Still, somebody is going to have interest. There’s no doubt that Pryor is a freak athlete, and there are coaches who are always willing to take on reclamation projects. Despite this, Pryor has shown that he’s not able to be a major piece to any receiving corps on a competitive team. As he’s nearing the age of 30, it’s not going to get any easier for him.

7. Jordan Matthews

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There’s really been no word on whether the Bills are interested in re-signing Matthews, but there’s been little production to give any kind of an incentive. Buffalo acquired him from the Eagles in a trade just before the start of the season, but so far the bigger return has been the draft pick involved instead. Matthews has been only a marginal part of their offense so far, with just a so-so rapport with quarterback Tyrod Taylor.

The smart move would be to let him walk, and let him collect an overpay from another team. With the wide receiver market looking fairly slim this offseason, Matthews will get more than he’s worth, and probably won’t figure to be much more than a decent slot receiver at the end of the day.

6. Eddie Lacy

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The Seahawks wanted Lacy to help solidify their shaky backfield, but all he did was make the situation more complicated. Seattle truly can’t run the ball with anybody, but Lacy’s struggles are likely from his own doing. With injuries and his weight control being an issue in recent years, it’s probable that he wasn’t going to succeed this season no matter where he went.

Now, there’s not much of a chance that he’ll be re-signed in Seattle. There’s no incentive to keep an over-the-hill player, even though he’ll come on the cheap. As is the case with running backs, Lacy will get another chance, but it will be an uphill battle for him to get a significant amount of snaps barring injury, anywhere he goes.

5. Sam Bradford

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There’s no telling what’s going to become of Bradford after the season. The Vikings put the veteran quarterback on IR recently, and there is no indication that they have plans to re-sign him. With Teddy Bridgewater ostensibly back from his long-term injury, Bradford could simply be shown the door, and be looking to land a new starting job in the offseason.

But there’s a premium placed on quarterbacks around the league, and Bradford will likely be given another shot based solely on a team’s desperation. The former 1st-overall pick hasn’t really lived up to expectations in this career, but he’s been good enough to warrant becoming an option for a team in need. We can expect Bradford to vie for starting time outside of Minnesota, we just can’t expect the results to be much better than what he’s shown so far.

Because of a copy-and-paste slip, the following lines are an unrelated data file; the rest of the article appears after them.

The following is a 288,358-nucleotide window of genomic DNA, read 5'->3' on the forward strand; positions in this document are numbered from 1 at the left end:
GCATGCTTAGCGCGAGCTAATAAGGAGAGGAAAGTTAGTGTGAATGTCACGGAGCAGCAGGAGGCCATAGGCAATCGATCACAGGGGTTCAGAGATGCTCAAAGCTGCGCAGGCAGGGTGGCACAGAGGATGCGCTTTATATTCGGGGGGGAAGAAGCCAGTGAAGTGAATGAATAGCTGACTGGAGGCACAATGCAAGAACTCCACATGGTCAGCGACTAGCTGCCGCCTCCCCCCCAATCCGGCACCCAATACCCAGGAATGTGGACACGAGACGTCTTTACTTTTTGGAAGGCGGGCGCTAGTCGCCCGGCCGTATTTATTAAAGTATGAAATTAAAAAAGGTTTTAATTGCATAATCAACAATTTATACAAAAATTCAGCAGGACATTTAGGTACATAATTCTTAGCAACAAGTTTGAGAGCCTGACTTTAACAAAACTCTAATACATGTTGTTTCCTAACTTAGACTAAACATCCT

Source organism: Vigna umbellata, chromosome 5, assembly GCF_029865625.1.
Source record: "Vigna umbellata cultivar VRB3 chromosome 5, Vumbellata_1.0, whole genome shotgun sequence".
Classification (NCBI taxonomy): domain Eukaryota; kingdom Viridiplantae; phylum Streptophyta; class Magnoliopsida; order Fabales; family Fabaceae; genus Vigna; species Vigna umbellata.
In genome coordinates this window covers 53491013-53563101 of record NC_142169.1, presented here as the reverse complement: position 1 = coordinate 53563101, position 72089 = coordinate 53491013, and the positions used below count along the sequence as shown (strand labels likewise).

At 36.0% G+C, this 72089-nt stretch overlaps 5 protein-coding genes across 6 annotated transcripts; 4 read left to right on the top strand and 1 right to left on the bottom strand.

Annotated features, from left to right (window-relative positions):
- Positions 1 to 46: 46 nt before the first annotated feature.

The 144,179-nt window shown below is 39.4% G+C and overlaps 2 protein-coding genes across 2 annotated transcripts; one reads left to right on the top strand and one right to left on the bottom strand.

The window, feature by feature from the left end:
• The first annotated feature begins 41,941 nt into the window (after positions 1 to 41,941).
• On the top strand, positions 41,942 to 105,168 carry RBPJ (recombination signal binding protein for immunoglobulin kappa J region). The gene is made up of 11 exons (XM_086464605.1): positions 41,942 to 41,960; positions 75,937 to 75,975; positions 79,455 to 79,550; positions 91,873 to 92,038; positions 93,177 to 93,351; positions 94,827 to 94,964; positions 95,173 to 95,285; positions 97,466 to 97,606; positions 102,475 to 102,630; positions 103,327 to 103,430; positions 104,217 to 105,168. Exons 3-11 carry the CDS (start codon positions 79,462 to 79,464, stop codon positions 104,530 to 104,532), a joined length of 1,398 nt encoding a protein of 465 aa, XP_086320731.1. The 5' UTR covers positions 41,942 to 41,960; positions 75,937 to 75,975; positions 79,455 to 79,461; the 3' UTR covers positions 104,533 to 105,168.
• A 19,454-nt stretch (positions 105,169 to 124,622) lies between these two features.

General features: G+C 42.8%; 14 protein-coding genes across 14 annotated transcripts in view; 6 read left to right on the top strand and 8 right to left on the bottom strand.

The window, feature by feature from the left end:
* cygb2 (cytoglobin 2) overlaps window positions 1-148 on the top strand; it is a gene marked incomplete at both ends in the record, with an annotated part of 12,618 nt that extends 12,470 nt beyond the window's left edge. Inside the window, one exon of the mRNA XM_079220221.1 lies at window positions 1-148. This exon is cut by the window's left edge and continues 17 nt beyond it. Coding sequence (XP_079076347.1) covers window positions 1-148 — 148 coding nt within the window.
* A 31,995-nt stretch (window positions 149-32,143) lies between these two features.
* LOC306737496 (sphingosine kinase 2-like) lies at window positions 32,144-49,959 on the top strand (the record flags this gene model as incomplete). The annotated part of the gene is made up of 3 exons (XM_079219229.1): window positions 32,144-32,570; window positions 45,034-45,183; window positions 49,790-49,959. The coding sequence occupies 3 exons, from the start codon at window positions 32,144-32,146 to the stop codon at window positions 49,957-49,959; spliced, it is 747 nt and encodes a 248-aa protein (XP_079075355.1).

4. Carlos Hyde

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Hyde would no doubt be res-igned by the 49ers if had been able to stay healthy and consistently productive. There’s no questioning his talent, and there’s still a chance that San Francisco would be willing to re-sign him. However, with a new coaching staff in the mix, and Hyde’s up-and-down nature to his play, this is far from a likely possibility at this point.

And unless he’s able to go to a system that doesn’t require him to be a consistently good player, there are major questions as to how well he’ll be able to live up to a multi-year deal. Even though he’s possibly the most talented running back available in free agency this year, Hyde has a plethora of issues attached to his game that could spell disaster with a new team, although his upside is certainly still present as well.

3. Kirk Cousins

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Now that the possibility of Cousins going to the 49ers seems to be off the table, the speculation mounts as to where exactly he’ll be playing in 2018. The Redskins sure haven’t made much of an effort to lock him up for the long-term, so there’s little reason why they would start doing so now. That leaves a handful of teams who will be in need of a legitimate starting quarterback next year, and Cousins will be the most ready-made option available in free agency.

The problem is, we don’t really know how good Cousins can really be. He hasn’t been able to elevate a Redskins team that’s been in playoff position for the past few years, but he also has posted ostensibly good numbers. There’s going to be a bit of estimation involved in this signing, from whichever team shells out the money, but indications say that Cousins strays closer to “good” rather than “great” as far as quarterbacks go. That’s not always worth a premium contract.

2. Trumaine Johnson

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Perhaps the most talented defensive player that will be available in the offseason, Johnson an the Rams have been playing tag on his contract negotiations for a while now. With the likelihood that the team won’t be willing to franchise tag him again, Johnson is probably going to be playing in a new uniform for the 2018 season. He’s the kind of corner that can solidify an entire secondary.

The only problem is that cornerbacks generally aren’t worth the money that they garner on the free agent market. Moreover, they are more effected by scheme changes than almost any other defensive position. Johnson could be a productive corner elsewhere, but he could also crash and burn, leaving some unfortunate team accountable for his hefty price tag.

1. Jimmy Garoppolo

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It was the headline news of this year’s trade deadline; Garoppolo to the 49ers in exchange for a 2nd-round pick. This left many scratching their heads in confusion, and rightfully so. To give up a premium draft asset (on a team that still needs to rebuild most of its roster) to acquire a backup quarterback is slightly mind-boggling. Combined with his general lack of in-game experience, Garoppolo has also had the advent of playing on the Patriots, who have made many players look like world-beaters just because of Belichick’s system.

So understandably, there’s a lot of questions surrounding Garoppolo in San Francisco. He’ll have very few games in this season to prove he can be a franchise quarterback, unless the Niners want to resign him to a long-term deal in the offseason regardless. Either way, they’re going to have to pay to keep him, as he’s off his rookie deal after the end of this season. So they’ll be basing their decision off of an extremely small sample size. Not ideal in the least.

This is shaping up to be a disaster of a move for the 49ers, all things considered. There’s a good chance that Garoppolo isn’t a franchise quarterback without the Belichick bubble aiding him along the way.